07 Nov 2016 | 09:53 am | 1 min. read
International law firm Pinsent Masons, acting on behalf of Novo Banco, has successfully challenged an $850m claim brought by Goldman Sachs International and a group of investors in the English courts.
The decision, handed down in the Court of Appeal this morning, saw three judges overturn a High Court ruling made in August 2015.
Novo Banco is a bank created in August 2014 in the wake of the collapse of Banco Espirito Santo ('BES') by the Portuguese Central Bank, the Bank of Portugal, using its resolution powers under the EU Bank Recovery and Resolution Directive.
The dispute centred on whether the obligations of BES under a facility agreement - which included an English jurisdiction clause - had transferred to Novo Banco or remained with BES, following various decisions by the Bank of Portugal. The Bank of Portugal had repeatedly determined that the liabilities had not transferred and accordingly remained with BES.
The English Courts were asked to rule on how the Directive, and therefore the decisions of the Bank of Portugal, should be construed.
Goldman Sachs and the investors won at first instance but that decision was unanimously overturned by three Court of Appeal judges.
Lord Justice Moore-Bick, Lady Justice Gloster and Lord Justice Sales found that Goldman Sachs and the investors did not have the better of the argument that Novo Banco was party to the facility agreement.
The Court agreed that the decisions of the Bank of Portugal should be given the effect they have under Portuguese law and that the correct place to challenge those decisions was in Portugal. To do otherwise Lord Justice Moore-Bick said "would undermine the scheme of universal recognition of measures taken by the home Member State to deal with failing institutions which is fundamental to the scheme of European Law in this field".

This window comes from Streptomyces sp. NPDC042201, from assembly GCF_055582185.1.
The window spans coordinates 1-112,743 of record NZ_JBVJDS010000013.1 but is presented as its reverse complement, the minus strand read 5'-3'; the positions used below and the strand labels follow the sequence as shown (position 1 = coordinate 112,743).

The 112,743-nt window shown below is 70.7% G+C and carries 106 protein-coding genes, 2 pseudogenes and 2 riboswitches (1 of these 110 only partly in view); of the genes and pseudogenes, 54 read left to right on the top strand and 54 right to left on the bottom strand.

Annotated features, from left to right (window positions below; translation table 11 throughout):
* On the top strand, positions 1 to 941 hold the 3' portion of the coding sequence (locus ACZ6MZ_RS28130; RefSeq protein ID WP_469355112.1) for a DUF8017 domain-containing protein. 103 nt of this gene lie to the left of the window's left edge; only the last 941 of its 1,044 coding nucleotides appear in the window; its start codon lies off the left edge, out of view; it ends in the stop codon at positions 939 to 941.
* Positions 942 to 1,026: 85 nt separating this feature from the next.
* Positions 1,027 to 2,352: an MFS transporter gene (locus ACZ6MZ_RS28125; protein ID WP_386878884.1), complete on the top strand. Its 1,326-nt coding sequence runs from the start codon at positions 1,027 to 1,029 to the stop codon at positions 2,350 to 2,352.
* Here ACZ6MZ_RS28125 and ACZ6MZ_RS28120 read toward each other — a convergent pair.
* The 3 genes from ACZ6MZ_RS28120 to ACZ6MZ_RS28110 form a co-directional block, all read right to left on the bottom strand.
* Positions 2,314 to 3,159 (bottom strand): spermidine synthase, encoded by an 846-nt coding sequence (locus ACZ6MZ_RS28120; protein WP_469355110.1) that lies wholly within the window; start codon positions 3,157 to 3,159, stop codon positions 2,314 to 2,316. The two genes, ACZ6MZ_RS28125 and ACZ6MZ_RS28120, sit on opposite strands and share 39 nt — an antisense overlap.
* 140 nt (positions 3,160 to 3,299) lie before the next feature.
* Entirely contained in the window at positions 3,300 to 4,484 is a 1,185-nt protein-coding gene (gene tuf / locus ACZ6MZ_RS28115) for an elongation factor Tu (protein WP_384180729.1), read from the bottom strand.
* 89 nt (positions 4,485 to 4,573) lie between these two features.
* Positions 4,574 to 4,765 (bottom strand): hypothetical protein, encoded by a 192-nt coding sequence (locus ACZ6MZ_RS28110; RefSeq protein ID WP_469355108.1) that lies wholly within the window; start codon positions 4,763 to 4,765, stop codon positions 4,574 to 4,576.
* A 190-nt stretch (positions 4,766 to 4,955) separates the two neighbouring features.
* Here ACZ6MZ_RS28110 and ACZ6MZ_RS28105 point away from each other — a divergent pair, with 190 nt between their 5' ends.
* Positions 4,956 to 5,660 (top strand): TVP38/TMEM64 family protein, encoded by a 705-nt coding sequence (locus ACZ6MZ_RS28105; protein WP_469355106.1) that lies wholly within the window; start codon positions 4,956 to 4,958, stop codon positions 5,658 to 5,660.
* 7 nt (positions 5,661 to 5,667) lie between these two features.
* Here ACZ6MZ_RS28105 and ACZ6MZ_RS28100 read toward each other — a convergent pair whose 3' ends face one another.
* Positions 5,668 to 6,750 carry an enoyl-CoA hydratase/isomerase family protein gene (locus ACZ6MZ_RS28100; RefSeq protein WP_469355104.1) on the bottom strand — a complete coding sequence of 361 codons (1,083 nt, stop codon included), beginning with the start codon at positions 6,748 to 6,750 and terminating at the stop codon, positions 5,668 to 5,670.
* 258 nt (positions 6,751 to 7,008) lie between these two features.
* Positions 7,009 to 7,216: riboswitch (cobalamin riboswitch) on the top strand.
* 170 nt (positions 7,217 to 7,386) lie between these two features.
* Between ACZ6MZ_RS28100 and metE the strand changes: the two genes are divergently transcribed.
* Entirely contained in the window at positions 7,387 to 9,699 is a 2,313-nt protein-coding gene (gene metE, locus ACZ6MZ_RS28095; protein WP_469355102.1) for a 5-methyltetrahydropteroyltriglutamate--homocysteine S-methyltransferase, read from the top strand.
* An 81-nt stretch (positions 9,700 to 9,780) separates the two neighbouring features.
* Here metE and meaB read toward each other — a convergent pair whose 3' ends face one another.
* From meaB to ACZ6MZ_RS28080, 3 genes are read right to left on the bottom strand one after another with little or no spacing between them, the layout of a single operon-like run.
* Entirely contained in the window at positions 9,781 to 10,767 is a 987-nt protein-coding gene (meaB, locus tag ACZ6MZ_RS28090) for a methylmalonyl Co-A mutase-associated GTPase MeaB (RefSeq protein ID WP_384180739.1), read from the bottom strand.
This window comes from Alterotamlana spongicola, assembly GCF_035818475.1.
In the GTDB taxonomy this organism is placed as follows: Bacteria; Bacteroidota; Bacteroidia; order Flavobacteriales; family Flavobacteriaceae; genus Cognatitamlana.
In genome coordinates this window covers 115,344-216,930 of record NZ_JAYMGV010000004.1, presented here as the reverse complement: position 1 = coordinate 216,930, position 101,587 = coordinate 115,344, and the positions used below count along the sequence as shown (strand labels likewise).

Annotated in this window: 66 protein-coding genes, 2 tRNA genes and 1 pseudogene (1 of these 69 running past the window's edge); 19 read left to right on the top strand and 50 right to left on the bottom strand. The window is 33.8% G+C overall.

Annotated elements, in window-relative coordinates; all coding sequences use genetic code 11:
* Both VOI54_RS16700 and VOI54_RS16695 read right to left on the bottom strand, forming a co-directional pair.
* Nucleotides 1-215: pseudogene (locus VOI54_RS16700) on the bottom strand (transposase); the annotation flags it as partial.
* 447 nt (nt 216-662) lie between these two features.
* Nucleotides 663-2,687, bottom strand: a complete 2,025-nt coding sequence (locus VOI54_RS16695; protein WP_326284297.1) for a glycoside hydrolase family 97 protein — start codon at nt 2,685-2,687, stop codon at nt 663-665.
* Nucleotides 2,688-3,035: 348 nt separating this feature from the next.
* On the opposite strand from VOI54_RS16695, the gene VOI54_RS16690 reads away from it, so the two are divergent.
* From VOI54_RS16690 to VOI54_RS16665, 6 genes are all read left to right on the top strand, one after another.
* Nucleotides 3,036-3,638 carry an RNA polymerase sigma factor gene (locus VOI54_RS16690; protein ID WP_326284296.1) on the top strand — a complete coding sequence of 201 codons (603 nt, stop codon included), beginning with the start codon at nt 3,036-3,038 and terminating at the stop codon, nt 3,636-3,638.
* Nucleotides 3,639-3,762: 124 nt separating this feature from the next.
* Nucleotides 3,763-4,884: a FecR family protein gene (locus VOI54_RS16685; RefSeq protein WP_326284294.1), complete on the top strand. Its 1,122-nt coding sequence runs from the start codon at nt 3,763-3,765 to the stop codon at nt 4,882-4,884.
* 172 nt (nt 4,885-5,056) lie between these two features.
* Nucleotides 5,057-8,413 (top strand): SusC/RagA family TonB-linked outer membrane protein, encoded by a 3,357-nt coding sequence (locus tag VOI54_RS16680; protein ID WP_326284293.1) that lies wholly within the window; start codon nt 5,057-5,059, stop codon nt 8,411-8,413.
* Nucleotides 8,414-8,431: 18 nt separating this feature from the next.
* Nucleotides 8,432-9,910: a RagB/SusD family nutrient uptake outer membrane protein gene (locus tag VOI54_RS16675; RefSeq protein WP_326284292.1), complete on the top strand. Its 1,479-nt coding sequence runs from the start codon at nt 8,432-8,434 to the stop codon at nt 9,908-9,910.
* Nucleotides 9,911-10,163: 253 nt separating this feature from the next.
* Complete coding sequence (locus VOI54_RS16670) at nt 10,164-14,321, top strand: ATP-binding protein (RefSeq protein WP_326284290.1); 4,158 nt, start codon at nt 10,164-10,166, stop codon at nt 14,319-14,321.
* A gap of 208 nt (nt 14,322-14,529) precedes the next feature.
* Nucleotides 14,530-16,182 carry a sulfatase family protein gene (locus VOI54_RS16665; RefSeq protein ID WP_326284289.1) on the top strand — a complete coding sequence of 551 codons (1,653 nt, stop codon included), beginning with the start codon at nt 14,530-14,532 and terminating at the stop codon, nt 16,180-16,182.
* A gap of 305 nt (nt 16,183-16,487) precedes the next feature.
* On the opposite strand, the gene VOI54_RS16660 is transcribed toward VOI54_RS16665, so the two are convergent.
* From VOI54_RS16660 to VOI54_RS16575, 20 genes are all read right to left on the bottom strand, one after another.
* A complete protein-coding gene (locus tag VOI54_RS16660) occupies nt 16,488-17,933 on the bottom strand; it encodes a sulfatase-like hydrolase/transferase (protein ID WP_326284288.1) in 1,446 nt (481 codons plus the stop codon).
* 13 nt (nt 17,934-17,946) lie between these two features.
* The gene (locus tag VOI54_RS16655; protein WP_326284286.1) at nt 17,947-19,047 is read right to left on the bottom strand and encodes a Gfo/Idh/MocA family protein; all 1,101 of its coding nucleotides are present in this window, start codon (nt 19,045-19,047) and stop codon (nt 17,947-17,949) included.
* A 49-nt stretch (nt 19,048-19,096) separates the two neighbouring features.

Stuart McNeill, a partner at Pinsent Masons representing Novo Banco in the case, said:
"This is the first case where the English courts have been asked to consider how they should interpret decisions made by another member state's resolution authority exercising the powers granted by the Bank Recovery and Resolution Directive. The Directive is intended to provide a pan-European approach to rescuing banks and other financial institutions in difficulty, requiring member states to respect the decisions of the resolution authorities, many of which are central banks. The Court of Appeal's judgment highlights the obvious danger (indeed potential chaos) of different courts interpreting the same decision of a single resolution authority in different ways. This decision will be warmly welcomed by resolution authorities across Europe and support their attempts to preserve financial stability while rescuing institutions."
Pinsent Masons team was led by Stuart McNeill with assistance from Associate Caroline Hearn.
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